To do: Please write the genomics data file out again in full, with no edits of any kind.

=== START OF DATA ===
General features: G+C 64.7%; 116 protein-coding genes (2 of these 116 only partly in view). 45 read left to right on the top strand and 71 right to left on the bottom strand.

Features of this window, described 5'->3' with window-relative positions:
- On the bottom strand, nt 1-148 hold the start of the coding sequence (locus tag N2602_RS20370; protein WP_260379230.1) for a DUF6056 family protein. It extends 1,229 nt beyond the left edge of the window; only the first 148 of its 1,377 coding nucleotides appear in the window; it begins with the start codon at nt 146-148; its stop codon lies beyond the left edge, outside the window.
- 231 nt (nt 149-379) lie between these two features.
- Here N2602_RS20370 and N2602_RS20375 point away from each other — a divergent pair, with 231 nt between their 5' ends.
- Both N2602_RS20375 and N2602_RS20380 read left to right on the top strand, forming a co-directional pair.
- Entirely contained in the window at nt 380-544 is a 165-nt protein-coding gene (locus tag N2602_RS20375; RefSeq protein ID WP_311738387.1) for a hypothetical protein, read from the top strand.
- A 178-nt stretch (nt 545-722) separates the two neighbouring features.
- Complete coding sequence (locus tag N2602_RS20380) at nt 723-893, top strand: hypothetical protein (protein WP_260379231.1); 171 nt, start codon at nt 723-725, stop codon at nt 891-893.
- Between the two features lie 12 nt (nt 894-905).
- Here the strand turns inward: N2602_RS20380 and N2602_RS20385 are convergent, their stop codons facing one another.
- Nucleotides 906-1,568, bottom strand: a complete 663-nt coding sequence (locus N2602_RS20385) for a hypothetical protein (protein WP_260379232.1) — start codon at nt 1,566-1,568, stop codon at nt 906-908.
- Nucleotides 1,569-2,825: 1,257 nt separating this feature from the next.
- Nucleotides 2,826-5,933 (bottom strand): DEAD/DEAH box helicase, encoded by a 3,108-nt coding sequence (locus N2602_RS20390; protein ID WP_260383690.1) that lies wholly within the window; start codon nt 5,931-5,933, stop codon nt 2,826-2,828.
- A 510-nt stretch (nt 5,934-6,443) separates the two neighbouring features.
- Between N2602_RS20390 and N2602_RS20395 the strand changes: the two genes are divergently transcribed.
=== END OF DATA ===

General features: G+C 64.7%; 116 protein-coding genes (2 of these 116 only partly in view). 45 read left to right on the top strand and 71 right to left on the bottom strand.

Features of this window, described 5'->3' with window-relative positions:
- On the bottom strand, nt 1-148 hold the start of the coding sequence (locus tag N2602_RS20370; protein WP_260379230.1) for a DUF6056 family protein. It extends 1,229 nt beyond the left edge of the window; only the first 148 of its 1,377 coding nucleotides appear in the window; it begins with the start codon at nt 146-148; its stop codon lies beyond the left edge, outside the window.
- 231 nt (nt 149-379) lie between these two features.
- Here N2602_RS20370 and N2602_RS20375 point away from each other — a divergent pair, with 231 nt between their 5' ends.
- Both N2602_RS20375 and N2602_RS20380 read left to right on the top strand, forming a co-directional pair.
- Entirely contained in the window at nt 380-544 is a 165-nt protein-coding gene (locus tag N2602_RS20375; RefSeq protein ID WP_311738387.1) for a hypothetical protein, read from the top strand.
- A 178-nt stretch (nt 545-722) separates the two neighbouring features.
- Complete coding sequence (locus tag N2602_RS20380) at nt 723-893, top strand: hypothetical protein (protein WP_260379231.1); 171 nt, start codon at nt 723-725, stop codon at nt 891-893.
- Between the two features lie 12 nt (nt 894-905).
- Here the strand turns inward: N2602_RS20380 and N2602_RS20385 are convergent, their stop codons facing one another.
- Nucleotides 906-1,568, bottom strand: a complete 663-nt coding sequence (locus N2602_RS20385) for a hypothetical protein (protein WP_260379232.1) — start codon at nt 1,566-1,568, stop codon at nt 906-908.
- Nucleotides 1,569-2,825: 1,257 nt separating this feature from the next.
- Nucleotides 2,826-5,933 (bottom strand): DEAD/DEAH box helicase, encoded by a 3,108-nt coding sequence (locus N2602_RS20390; protein ID WP_260383690.1) that lies wholly within the window; start codon nt 5,931-5,933, stop codon nt 2,826-2,828.
- A 510-nt stretch (nt 5,934-6,443) separates the two neighbouring features.
- Between N2602_RS20390 and N2602_RS20395 the strand changes: the two genes are divergently transcribed.